Dr. Rothenberg and his team of physicians and researchers (including Philip E. Putnam, MD, and Margaret H. Collins, MD, both of Cincinnati Children's) have shown that eosinophilic esophagitis affects one in 2,000 children in the Cincinnati region. Health care providers are beginning to see increased cases of eosinophilic esophagitis in many countries, such as England, Japan, Spain, Australia, Switzerland and Italy where more cases have been reported.
"It is hopeful that these findings will contribute to predicting the general outcome of eosinophilic esophagitis and building a molecular classification for diagnosis and therapy of esophagitis," Dr. Rothenberg said.
In terms of next steps, the identification of eotaxin-3 as a cause for eosinophilic esophagitis now places attention on the development of drugs that block this protein.
Dr. Rothenberg's study was done with the support of the Computational Medicine Center, a biomedical informatics research center focused on making fundamental discoveries into the origins and causes of pediatric and adult diseases and designing treatment that will make disease more preventable, illness more predictive and treatment more personalized. The center is a collaborative effort between Cincinnati Children's and the University of Cincinnati College of Medicine. It is funded with a $28 million grant from Ohio's Third Frontier Project.
The study was funded in part by the CURED Foundation (Campaign Urging Research for Eosinophilic Diseases); Burroughs Welcome Fund; the Buckeye Foundation; National Institutes of Health; and, the Food Allergy and Anaphylaxis Network.
-- Dr. Rothenberg is a leading scientist in the area of eosinophilic disorders. He has published extensively on molecular mechanisms of allergic responses, including an article in the New England Journal of Medicine, titled "Eosinophilia." He has earned numerous international awards, including the prestigious Pharmacia Allergy Research Foundation International Award for 1998.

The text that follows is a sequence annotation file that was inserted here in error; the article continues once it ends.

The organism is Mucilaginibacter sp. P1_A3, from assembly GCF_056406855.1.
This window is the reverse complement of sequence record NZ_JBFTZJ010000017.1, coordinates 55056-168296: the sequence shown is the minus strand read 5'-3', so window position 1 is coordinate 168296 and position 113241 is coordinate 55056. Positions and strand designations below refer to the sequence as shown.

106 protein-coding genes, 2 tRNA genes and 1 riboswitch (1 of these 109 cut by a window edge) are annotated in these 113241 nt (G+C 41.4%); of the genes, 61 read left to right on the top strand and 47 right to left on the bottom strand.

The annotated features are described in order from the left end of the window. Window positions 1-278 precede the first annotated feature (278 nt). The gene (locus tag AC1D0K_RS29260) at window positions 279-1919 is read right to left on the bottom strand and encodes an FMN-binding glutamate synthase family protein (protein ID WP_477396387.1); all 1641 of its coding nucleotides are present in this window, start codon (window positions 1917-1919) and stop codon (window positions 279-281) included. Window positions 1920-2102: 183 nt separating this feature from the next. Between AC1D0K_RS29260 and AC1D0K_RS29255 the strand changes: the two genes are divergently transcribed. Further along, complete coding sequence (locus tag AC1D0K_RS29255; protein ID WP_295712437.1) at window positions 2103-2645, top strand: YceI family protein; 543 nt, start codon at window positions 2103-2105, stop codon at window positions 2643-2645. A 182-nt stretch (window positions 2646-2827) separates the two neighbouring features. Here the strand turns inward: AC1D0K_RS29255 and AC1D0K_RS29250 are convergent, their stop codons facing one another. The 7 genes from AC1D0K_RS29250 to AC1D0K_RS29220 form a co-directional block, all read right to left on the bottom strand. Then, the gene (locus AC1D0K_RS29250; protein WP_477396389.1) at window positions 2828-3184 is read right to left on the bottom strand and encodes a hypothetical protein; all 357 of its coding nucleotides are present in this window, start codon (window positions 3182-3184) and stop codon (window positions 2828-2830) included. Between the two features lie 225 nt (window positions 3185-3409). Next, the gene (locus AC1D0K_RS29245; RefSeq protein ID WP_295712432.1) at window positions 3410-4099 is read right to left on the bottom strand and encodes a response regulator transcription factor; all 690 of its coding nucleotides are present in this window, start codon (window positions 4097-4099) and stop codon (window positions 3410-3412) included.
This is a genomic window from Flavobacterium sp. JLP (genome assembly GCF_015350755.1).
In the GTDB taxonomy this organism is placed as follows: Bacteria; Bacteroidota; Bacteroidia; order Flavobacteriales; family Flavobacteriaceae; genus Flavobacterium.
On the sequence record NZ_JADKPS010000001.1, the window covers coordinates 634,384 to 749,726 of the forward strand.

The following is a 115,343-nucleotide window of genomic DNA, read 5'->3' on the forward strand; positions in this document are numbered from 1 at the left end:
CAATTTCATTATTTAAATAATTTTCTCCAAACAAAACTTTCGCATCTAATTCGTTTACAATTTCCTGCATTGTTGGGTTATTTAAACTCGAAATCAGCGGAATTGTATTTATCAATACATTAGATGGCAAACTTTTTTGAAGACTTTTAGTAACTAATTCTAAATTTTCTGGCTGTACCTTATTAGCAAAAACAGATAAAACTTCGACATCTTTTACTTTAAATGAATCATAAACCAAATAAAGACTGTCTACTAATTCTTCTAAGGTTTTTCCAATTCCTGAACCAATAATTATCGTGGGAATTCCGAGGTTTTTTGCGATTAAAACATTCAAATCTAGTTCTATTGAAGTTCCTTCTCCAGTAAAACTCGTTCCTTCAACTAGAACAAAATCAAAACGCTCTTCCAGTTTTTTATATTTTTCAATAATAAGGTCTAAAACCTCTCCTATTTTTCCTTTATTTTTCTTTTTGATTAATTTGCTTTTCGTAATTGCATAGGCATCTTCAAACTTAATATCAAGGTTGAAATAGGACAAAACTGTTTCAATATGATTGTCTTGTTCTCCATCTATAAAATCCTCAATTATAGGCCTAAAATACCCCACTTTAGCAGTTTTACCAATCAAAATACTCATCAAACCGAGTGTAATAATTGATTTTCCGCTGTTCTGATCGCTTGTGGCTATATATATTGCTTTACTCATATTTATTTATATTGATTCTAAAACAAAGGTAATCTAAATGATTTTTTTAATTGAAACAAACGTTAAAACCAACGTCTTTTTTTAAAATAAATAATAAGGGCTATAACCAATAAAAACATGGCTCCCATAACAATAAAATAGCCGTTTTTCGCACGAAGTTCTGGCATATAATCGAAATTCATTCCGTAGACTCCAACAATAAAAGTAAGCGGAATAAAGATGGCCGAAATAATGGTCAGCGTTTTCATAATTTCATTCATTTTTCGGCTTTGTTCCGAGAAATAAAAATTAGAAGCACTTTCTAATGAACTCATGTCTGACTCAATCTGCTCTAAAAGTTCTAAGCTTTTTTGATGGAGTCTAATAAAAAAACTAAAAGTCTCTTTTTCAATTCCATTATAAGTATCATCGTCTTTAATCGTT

-- Cincinnati Children's is a leading international referral center for eosinophilic disorders, with more than 300 patients. Physicians at Cincinnati Children's evaluate about three new patients each week.
-- The CURED Foundation was founded in 2003 by Ellyn and Fred Kodroff of Chicago. In 2003, their daughter, Jori, was diagnosed with an eosinophilic gastrointestinal disorder. The Kodroffs soon after launched CURED in order to raise public awareness and fuel research that would lead to new treatments for eosinophilic disease. CURED has raised in excess of $200,000 for research.
The rising concern about eosinophilic esophagitis has sparked interest from other affected families throughout the country who founded the American Partnership for Eosinophilic Disorders (APFED), an organization designed to support increased public awareness and research for eosinophilic disorders.
Cincinnati Children's is a 423-bed institution devoted to bringing the world the joy of healthier kids. Cincinnati Children's is dedicated to transforming the way health care is delivered by providing care that is timely, efficient, effective, family-centered, equitable and safe. It ranks third nationally among all pediatric centers in research grants from the National Institutes of Health. The Cincinnati Children's vision is to be the leader in improving child health.